Monthly Archives: February 2015

Student perspective – using the Stand-Up Comedy Archive

The University of Kent has a history of teaching comic performance and provides a number of opportunities for students at both undergraduate and postgraduate level to study the theory and practice of stand-up comedy. We think it is fantastic that the British Stand-Up Comedy Archive is based within a context in which students themselves are studying and performing comedy, and we hope that the archive will inspire performance as well as record it.  Thank you to Yolanda Cooper for writing the first of our ‘student perspectives’ on using some of the audio-visual material within the collections.

Yolanda Cooper writes:

As a third year Stand-Up comedy student, I was given the humbling opportunity this week to work with a fantastic, rare clip by the hilarious Mark Thomas from his ‘It’s the Stupid Economy’ tour. My task was to listen to the clip (recorded in Sheffield in 2009) – a treat in itself due to the small collection of people who have had the opportunity – and select a section to analyse contextually.

CD from the Mark Thomas Collection of a recording from the Sheffield leg of his 2009 'It's the Stupid Economy' tour

Making the decision as to which part was my favourite proved a hard and perilous task after listening. (It was all hilarious!)  Along with Thomas and his audience I agree that perhaps we should change our anthem to ‘Gold’ by Spandau Ballet and that we [Britain] are in seriously financial trouble when Primark has a sale! Consequently, not only was I able to laugh out loud at the comical truths of our nation that Thomas describes, but his witty political satire charged the realisation that we as Brits don’t say what we think.

After analysing the chosen segment, my group and I presented to the class our findings and research regarding the context of the specific jokes. Luckily for us the show was performed in 2009, so the political references he was making were still relatable to our generation!

This was just the beginning of my exploration through the archive, which is an exciting platform for students and the public alike to investigate further rare comedic material. Not only did Thomas’ clip make me laugh, it also inspired me, an occurrence that wouldn’t have been possible had it not been for the Stand-Up Comedy Archive.

Alexei Sayle in Conversation- Postponed

Unfortunately the first of the British Stand-Up Comedy Archive’s ‘in conversation’ series has been postponed. The event, with Stand-Up comedian Alexei Sayle, was due to take place on Saturday 7th February at the Gulbenkian.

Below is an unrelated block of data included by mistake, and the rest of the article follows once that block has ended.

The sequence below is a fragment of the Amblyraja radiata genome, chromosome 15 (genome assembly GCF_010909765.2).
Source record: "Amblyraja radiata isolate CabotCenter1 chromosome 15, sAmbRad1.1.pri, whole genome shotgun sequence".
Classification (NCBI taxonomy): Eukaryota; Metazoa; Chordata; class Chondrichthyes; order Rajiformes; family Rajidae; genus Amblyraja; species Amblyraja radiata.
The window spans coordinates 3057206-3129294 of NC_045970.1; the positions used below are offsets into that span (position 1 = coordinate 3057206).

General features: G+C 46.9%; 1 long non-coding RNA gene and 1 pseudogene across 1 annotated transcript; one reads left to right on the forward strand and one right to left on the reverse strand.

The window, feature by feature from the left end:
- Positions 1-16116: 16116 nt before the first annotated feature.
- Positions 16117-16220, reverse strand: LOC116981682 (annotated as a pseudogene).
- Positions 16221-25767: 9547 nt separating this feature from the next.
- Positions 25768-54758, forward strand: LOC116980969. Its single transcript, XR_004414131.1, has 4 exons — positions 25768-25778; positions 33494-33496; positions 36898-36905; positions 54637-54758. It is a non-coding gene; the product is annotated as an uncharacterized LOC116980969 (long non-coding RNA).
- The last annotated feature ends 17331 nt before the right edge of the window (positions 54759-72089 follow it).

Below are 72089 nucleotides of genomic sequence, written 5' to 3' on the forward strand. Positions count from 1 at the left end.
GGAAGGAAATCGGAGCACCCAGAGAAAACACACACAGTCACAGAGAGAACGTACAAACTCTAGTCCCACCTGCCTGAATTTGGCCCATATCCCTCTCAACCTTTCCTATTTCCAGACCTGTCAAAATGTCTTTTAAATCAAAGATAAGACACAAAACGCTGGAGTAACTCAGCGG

Further details of the postponed event, and other events in the series, to follow.

Postponed poster

Politics and Humour Conference

Tory Gillespie writes:

Nick Hiley and Olly Double at the launch of the British Stand-Up Comedy Archive.

Nick Hiley and Olly Double at the launch of the British Stand-Up Comedy Archive.

Exciting news! The official launch of the British Stand-Up Comedy Archive took place on Friday 16th January 2015, as part of the Politics and Humour conference held at the University of Kent. What an appropriate setting in which to launch a collection that houses so much fantastic work from politically-minded comedians such as Linda Smith and Mark Thomas. The Glorious Launch (which was really just us saying interesting things and having a few drinks, but we did have fun) was held at the Gulbenkian Theatre, who have been incredibly supportive to this new venture. The conference itself was a star-studded affair, in academic terms. Keynote speaker Dr Sharon Lockyer (Brunel) shared her research on disability and stand-up comedy and our internationally-renowned guest speakers, including Kent’s own Dr Oliver Double, shared interesting and diverse research from the broad field of comedy. In the evening we were entertained by two of the most prominant new political comedians – Grainne Maguire (The Now Show, Stewart Lee’s Comedy Vehicle) and Liam Williams (Russell Howard’s Good News) – who we hope at some point in the future will donate some materials to the archive.

The rest of the conference was highly entertaining, with topics ranging from satirical political organisations in Northern Ireland to the practice of evil clowning. It was a great weekend and a fantastic way to launch the British Stand-Up Comedy Archive.